Job seekers greeting employer at job fair

An Employers Guide to Job Fair Recruitment Strategy

Finding new talent at a job fair is kind of like speed dating. Both parties (employers and job seekers) arrive at a predetermined location, where they chat with one another in a given amount of time before the job seekers move on to the next employer. 

And just like speed dating, you hope to find that ideal person. Only in this case, it would be a highly qualified individual who adds value to your team and can get things done efficiently. A job fair is an excellent channel for recruiting new employees.

Having a solid job fair recruitment strategy can help your business stand out. An engaging team, a great looking booth, and the appropriate materials and promotional items are all important elements of your recruitment strategy.

The Steps to Recruit Talent at a Job Fair

Great employees are invaluable resources. Talent is hard to come by, and when you find someone brilliant, you hold onto them. Employees who work hard and efficiently are beneficial to your bottom line. A job fair recruitment strategy is important to define before the event. Here are our tips to do it successfully:

      Before the event…

  1. Set recruitment goals

    Whether you’re filling one position or 10, be sure to set recruitment goals before committing to a job fair. These goals should be attainable, so you can get the most out of the event as an employer.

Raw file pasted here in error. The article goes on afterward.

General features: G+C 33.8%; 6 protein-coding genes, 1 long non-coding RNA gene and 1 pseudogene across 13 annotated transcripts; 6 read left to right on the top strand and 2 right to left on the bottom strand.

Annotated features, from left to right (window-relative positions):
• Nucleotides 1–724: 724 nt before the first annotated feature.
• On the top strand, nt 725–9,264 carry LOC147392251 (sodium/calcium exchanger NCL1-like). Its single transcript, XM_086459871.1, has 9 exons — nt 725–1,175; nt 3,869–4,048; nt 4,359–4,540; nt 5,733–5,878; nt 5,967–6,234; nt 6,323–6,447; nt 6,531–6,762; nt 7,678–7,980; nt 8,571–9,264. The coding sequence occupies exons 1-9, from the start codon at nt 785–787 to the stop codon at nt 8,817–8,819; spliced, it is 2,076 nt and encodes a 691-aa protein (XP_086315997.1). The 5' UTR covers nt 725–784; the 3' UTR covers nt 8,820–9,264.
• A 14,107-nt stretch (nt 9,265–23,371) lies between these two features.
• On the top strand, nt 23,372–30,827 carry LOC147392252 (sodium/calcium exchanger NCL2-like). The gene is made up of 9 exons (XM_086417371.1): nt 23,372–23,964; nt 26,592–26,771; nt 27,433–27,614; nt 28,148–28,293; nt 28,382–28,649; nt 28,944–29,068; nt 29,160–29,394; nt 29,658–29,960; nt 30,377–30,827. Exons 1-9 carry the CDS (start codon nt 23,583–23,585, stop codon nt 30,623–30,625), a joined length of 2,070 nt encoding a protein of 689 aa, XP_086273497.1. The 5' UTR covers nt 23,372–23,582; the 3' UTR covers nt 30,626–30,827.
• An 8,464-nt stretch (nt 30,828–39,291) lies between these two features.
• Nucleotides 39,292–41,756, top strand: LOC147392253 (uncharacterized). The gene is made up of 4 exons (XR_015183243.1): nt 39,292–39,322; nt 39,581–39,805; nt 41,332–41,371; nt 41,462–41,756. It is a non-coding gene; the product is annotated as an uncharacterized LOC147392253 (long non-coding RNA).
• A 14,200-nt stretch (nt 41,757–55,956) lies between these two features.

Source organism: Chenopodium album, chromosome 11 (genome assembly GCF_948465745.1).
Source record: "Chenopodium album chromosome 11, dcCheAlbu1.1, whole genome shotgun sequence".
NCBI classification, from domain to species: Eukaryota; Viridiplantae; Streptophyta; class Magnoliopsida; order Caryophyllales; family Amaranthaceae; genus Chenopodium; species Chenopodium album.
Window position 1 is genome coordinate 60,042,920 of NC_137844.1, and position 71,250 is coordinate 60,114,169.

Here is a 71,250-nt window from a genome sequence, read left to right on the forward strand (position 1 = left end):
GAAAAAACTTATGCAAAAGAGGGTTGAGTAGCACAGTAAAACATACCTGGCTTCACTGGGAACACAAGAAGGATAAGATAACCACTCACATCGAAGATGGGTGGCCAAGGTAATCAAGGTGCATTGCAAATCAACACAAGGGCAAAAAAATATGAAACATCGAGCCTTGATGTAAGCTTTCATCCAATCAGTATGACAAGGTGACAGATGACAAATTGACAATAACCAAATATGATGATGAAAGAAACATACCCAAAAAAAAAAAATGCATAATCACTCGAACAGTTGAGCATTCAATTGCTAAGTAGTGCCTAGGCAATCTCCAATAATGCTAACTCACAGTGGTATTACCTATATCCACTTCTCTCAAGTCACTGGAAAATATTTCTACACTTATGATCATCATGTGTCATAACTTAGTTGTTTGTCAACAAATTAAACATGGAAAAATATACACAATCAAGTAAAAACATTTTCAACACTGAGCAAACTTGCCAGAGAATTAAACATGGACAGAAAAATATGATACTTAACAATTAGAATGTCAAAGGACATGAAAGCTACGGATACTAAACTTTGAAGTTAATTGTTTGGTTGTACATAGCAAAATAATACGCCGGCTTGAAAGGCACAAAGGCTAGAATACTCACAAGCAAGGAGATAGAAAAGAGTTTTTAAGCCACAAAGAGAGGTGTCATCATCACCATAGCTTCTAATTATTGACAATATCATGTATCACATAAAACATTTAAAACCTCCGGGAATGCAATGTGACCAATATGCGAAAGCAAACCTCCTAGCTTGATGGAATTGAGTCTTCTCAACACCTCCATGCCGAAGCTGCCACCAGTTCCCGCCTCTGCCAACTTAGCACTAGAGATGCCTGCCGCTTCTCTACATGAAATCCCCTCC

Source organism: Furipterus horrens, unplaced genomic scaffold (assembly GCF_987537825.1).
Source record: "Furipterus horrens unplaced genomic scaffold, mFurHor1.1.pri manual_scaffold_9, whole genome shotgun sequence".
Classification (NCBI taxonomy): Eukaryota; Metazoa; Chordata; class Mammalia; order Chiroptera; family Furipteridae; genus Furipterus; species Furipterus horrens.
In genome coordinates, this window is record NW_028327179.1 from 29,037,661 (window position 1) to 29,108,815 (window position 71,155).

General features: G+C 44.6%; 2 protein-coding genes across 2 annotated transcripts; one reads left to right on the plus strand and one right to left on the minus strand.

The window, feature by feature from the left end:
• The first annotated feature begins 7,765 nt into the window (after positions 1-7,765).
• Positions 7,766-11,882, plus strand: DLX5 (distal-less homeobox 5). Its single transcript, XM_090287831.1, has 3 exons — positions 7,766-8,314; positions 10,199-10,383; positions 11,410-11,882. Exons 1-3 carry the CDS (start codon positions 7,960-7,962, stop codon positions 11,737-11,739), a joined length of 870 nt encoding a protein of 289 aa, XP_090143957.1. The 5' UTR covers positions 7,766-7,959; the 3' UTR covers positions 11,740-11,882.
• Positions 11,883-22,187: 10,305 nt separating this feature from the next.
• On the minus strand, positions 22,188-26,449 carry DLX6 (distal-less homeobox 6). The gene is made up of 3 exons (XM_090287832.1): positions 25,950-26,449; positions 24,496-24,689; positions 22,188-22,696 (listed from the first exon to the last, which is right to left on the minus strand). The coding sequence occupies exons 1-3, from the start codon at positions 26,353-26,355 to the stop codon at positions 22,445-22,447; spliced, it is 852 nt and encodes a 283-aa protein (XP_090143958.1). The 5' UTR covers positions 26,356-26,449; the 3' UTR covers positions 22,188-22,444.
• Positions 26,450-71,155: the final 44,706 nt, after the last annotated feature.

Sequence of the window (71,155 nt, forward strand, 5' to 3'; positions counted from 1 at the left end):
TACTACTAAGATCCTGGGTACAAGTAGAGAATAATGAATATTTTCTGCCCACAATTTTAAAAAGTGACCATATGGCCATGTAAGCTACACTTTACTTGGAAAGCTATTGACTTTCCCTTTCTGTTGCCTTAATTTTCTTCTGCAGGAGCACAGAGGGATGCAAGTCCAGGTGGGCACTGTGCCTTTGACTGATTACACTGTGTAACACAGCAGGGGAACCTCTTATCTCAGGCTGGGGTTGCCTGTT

A job fair that’s been vetted will be worth the time and money. Filling niche jobs will require a bit more attention. For example, if you’re filling a position for an internship, then you might want to look into college job fairs. Are you trying to hire vets? Veteran career fairs provide employment opportunities for those who’ve served in the military and their families. 

  2. Select the dream team

    Having the very best team to represent the company can attract new talent to the booth. The team selected should be knowledgeable about the organization, company culture, products and services, and the mission statement. It’s all about putting the brand in the best light. 

    While the dream team is your call, below you’ll find some employees you might want to consider bringing to the job fair:

    • Recruiters. Seeking out talent is what they do daily. A human resources recruiter can assist in collecting resumes and cover letters, and they can facilitate screening questions of candidates. 
    • Hiring Managers. The hiring managers know the details of the position. They can conduct on-site interviews, talk more thoroughly about the role, and answer any questions the job seekers may have about the organization. 
    • Team Members. Your staff can provide insight into the work culture, team dynamics, and the day-to-day details of the job.